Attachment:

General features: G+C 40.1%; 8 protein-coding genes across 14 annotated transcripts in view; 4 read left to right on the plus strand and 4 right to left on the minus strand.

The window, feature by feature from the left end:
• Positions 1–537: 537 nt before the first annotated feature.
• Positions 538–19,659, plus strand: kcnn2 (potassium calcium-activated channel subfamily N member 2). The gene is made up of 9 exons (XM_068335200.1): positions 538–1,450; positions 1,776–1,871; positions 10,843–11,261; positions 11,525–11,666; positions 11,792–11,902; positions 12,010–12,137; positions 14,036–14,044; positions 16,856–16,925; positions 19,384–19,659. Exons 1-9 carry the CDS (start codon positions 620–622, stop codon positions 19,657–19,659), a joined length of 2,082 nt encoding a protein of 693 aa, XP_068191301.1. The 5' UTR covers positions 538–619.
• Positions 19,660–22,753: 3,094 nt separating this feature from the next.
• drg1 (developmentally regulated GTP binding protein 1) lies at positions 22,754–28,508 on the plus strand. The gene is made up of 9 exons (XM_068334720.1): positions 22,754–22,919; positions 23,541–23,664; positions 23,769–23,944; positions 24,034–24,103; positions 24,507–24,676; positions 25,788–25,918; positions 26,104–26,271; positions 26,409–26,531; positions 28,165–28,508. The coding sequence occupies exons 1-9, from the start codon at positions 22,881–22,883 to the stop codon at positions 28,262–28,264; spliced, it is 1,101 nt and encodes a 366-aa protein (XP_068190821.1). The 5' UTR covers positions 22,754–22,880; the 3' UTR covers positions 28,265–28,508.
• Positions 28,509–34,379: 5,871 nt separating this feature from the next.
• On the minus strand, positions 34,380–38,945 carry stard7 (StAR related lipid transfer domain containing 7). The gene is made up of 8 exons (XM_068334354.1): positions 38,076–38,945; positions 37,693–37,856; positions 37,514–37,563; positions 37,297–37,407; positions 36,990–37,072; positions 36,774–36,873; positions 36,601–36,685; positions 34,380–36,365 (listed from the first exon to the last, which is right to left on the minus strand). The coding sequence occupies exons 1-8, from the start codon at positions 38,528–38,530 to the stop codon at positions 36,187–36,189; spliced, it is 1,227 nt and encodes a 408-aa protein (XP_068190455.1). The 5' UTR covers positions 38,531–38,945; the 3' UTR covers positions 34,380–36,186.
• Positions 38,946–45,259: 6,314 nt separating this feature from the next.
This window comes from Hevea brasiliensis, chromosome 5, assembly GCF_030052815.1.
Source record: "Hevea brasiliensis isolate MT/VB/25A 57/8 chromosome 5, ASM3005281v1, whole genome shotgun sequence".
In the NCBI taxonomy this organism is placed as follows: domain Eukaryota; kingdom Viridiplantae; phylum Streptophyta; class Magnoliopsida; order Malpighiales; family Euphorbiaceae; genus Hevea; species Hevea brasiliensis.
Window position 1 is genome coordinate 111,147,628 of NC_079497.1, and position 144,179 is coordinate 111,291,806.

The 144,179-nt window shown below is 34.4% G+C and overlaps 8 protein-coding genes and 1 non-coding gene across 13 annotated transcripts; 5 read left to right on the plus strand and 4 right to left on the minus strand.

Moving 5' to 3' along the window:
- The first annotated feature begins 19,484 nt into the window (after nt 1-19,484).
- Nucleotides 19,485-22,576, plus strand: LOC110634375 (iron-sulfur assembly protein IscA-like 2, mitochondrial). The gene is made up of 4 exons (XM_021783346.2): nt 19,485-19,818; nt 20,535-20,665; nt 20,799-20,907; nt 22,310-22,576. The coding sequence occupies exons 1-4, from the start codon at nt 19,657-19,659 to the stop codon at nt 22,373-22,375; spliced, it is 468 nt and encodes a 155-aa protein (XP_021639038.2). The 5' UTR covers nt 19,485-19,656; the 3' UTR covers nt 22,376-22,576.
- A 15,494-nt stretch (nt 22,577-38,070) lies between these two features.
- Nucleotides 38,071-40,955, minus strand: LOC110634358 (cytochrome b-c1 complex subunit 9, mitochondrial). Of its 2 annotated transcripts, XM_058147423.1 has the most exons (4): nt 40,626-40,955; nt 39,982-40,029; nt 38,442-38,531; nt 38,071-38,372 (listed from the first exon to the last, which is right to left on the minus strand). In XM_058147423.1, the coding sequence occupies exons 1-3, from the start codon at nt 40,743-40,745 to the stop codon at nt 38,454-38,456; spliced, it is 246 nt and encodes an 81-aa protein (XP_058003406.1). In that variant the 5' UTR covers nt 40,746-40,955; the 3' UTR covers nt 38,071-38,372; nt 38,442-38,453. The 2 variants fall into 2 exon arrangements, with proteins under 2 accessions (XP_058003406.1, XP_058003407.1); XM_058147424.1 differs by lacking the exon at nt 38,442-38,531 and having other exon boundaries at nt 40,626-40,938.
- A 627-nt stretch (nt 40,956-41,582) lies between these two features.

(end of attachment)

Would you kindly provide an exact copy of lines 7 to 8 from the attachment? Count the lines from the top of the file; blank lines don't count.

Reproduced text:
• Positions 28,509–34,379: 5,871 nt separating this feature from the next.
• On the minus strand, positions 34,380–38,945 carry stard7 (StAR related lipid transfer domain containing 7). The gene is made up of 8 exons (XM_068334354.1): positions 38,076–38,945; positions 37,693–37,856; positions 37,514–37,563; positions 37,297–37,407; positions 36,990–37,072; positions 36,774–36,873; positions 36,601–36,685; positions 34,380–36,365 (listed from the first exon to the last, which is right to left on the minus strand). The coding sequence occupies exons 1-8, from the start codon at positions 38,528–38,530 to the stop codon at positions 36,187–36,189; spliced, it is 1,227 nt and encodes a 408-aa protein (XP_068190455.1). The 5' UTR covers positions 38,531–38,945; the 3' UTR covers positions 34,380–36,186.